Editor's notes day at the LAT

The end of several sections was formally announced in today's Los Angeles Times, starting with a wrap-around sheet on the paper itself that included a message from Editor Russ Stanton:

The future of the Los Angeles Times, in print and online, rests in our ability to meet the needs of our readers and deliver news and information that is unique, far-reaching and indispensable. In-depth journalism remains our hallmark and we are committed to that mission in the face of economic challenges to our industry and our nation as a whole.

Here's how the editorial begins announcing the move of Sunday Opinion content (or what's left of it) to the back of the A section, starting next weekend.

This final issue of the Opinion and Book Review section is a regrettable concession to the economics of the newspaper business and the particular travails of this company. However, the loss of these pages does not mean the eradication of such journalism, merely its relocation -- beginning next Sunday, book reviews will run in Calendar and the opinion pages in the main news section.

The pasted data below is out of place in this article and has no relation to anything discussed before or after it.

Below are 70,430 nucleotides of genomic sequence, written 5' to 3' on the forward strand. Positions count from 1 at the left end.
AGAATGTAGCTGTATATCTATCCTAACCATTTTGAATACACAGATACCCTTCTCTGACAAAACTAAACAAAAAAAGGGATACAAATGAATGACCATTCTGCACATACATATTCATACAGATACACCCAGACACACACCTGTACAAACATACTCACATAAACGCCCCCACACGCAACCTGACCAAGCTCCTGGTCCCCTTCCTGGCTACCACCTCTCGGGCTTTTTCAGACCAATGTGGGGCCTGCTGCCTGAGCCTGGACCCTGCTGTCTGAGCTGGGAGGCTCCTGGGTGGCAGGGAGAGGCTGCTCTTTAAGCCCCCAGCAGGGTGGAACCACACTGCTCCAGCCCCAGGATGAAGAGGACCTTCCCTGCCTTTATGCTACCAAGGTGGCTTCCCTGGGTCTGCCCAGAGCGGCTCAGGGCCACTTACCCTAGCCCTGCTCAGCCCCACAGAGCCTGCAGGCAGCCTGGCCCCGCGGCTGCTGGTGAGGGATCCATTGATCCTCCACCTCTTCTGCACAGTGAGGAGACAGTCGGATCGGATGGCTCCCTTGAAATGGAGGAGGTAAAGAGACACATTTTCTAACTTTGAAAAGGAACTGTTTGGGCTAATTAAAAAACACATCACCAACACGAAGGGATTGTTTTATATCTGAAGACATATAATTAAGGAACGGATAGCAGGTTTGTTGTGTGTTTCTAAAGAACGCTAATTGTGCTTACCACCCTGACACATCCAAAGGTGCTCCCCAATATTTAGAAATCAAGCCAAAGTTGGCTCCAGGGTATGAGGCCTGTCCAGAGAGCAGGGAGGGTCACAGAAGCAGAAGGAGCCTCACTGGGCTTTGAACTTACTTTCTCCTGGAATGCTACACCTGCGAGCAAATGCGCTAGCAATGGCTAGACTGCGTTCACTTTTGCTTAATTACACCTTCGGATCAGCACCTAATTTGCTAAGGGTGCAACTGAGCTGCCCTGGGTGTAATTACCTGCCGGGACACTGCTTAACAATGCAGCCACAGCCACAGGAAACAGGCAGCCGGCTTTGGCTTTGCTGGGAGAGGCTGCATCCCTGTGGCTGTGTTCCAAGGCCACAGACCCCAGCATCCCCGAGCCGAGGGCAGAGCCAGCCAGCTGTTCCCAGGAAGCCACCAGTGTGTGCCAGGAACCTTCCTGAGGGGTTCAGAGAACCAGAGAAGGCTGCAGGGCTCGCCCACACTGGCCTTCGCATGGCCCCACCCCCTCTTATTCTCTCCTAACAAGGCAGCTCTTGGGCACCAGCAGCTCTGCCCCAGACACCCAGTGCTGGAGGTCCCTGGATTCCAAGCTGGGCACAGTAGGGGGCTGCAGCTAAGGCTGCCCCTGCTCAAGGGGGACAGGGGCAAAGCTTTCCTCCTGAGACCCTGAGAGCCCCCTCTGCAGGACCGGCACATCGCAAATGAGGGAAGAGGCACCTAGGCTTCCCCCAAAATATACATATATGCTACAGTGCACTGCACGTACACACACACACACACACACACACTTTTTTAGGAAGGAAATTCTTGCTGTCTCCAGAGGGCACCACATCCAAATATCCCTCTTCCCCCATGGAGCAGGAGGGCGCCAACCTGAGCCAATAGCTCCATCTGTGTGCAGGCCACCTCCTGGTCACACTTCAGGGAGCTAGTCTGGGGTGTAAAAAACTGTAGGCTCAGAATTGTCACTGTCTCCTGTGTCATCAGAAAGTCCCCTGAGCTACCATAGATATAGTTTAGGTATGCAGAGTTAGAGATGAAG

Book Editor David Ulin:

This issue of the Los Angeles Times Book Review is the final one in its current form. Starting Aug. 3, Sunday book coverage will move to a reconfigured Calendar Part II, which will be renamed Arts & Books and will feature dedicated space for books.

In addition to Arts & Books, we will also continue to publish book reviews six days a week in daily Calendar. We will also publish book-related features, both in the daily paper and on Sunday. And, of course, we will maintain the online book coverage at, including our Web columns and our book blog, Jacket Copy.

Literature is essential to the well-being of our culture; it is the substance of our collective dreams. That has long been part of this newspaper's legacy, and even in the midst of changes, we will continue to honor it -- as we have since the days of Robert Kirsch and Art Seidenbaum

In Real Estate:

This is the last edition of the Sunday Real Estate section, which first appeared in The Times in 1901.

Real estate editor Lauren Beale expands in a blog post at L.A. Land.

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